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  | The physical Moon | The Lunar 100 }

Lunar #100: Mare Marginis swirls

L100 finder image L100 main image L100 annotated L100 in AVL

Mare Marginis, as the name suggests, lies on the margin of our Earthlings' view of the Moon. Look on the eastern limb beyond Mare Crisium. The view depends crucially on a favourable libration in longitude. Naturally, this side of the lunar limb is illuminated only during the first half of the lunation.

The object in question is not the Mare as such, but the brighter, swirly deposits on the darker mare floor. Such swirls appear to be related to a stronger than average lunar magnetic field. These swirls are an albedo effect and create no shadows. As such the lunar phase is less important than the libration in longitude; Wood recommends two days after New Moon, which is a crescent phase of only 4%.

Due to the foreshortened perspective and the irregular shape of Mare Marginis, it is difficult to distinguish between bright swirls on the dark mare floor on one hand and the transition from dark mare floor to brighter highland areas. A view vertically down on the Mare is recommended when comparing your observation with the Atlas virtuel de la Lune.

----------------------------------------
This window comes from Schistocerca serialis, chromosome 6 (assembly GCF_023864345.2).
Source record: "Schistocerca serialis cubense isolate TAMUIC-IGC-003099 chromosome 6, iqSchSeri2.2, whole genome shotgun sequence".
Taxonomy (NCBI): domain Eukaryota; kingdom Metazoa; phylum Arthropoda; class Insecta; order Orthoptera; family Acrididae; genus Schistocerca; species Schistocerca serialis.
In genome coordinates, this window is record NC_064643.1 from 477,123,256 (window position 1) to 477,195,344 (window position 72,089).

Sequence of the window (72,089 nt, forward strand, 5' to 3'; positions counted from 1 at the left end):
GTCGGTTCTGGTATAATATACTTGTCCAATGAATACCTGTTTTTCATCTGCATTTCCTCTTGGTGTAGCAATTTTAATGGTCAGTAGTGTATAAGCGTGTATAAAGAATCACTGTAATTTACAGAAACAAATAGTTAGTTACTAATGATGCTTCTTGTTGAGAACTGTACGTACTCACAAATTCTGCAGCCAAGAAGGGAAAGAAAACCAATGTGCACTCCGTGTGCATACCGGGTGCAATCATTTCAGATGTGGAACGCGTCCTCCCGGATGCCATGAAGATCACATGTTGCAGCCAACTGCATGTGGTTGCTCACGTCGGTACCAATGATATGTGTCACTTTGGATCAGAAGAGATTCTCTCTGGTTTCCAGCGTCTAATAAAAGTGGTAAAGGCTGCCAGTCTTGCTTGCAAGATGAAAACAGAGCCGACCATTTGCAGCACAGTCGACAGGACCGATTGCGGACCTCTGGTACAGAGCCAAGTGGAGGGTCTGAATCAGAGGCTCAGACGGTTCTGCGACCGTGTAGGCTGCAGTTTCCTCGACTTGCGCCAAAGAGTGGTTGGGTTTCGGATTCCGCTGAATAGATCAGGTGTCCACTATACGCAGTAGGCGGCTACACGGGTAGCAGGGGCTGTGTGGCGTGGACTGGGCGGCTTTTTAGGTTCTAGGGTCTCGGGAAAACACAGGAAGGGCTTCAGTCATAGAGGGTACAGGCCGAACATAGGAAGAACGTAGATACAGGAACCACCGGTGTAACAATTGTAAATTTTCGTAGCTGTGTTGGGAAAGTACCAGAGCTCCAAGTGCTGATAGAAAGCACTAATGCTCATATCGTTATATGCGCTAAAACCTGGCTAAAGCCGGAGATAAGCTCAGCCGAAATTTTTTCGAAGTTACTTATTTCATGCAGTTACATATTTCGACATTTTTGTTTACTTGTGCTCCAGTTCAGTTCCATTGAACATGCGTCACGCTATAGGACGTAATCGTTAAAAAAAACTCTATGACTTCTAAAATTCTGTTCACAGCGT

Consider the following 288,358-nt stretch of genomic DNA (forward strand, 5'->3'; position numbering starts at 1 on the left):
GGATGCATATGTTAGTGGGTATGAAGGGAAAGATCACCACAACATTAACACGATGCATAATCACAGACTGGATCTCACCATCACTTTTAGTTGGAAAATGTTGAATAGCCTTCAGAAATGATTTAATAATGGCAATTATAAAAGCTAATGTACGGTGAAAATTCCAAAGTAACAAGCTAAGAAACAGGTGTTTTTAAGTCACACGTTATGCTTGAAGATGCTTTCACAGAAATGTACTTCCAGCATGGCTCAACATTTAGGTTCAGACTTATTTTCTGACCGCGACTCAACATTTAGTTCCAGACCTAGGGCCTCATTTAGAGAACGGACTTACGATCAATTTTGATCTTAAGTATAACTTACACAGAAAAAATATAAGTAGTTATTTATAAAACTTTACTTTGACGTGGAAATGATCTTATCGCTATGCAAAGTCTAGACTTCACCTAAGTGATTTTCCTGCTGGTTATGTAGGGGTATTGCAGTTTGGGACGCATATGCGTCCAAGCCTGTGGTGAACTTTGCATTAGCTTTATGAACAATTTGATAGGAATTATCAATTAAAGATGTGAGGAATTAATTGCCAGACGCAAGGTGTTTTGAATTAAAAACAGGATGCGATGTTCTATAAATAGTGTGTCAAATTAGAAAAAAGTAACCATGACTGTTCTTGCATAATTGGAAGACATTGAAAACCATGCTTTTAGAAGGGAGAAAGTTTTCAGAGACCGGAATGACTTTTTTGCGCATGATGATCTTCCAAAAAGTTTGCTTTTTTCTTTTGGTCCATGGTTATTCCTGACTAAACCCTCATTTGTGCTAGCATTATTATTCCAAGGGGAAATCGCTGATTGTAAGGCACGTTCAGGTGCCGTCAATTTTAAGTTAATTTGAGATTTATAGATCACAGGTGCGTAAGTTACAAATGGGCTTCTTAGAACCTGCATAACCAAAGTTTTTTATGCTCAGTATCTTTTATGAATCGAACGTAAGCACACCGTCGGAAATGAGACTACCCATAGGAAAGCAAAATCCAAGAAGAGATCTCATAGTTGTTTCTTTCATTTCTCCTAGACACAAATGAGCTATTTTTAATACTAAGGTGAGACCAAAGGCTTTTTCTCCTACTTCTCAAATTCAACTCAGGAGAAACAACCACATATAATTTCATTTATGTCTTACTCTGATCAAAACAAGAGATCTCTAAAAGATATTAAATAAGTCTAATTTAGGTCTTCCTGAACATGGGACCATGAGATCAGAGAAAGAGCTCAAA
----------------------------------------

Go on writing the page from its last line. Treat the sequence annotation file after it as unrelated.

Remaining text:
Refer to Wood's list (2004a and 2012a) and to his notes (cf. Hardwick 2013a). Compare your observation with the Atlas virtuel de la Lune (Chevalley and Legrand 2012a). In this atlas, at high resolution, in general, consider a photographic texture like the LRO WAC mosaic as well as the synthesised topography of the LOLA Kaguya Shade texture. For regions near the lunar limb, changing from the foreshortened Earthlings' perspective to the vertical view down on the Moon can be instructive.


  1. The Moon on 2017-05-07 stacked from four raw frames taken with a Telementor II refractor of f = 840 mm, f/13.3. Unsharp mask. Libration in longitude was +5.2°; the phase was 92%. The location of Mare Marginis is marked in blue.
  2. Mare Marginis on 2022-11-04, stacked from 700 video frames taken with a Schmidt-Cassegrain reflector of D = 200 mm and f = 3500 mm and Canon EOS 600Dα camera. Wavelet sharpening. Libration in longitude was +4.6°; the phase was 86%.
  3. Dto. with annotation, scale, and the swirls marked in blue.
  4. Screenshot from Atlas virtuel de la Lune showing the view down on Mare Marginis with the LRO WAC photographic mosaic texture. This helps to confirm the distinction between swirls and mare boundaries. The blue line indicates approximately the limb as seen from Earth.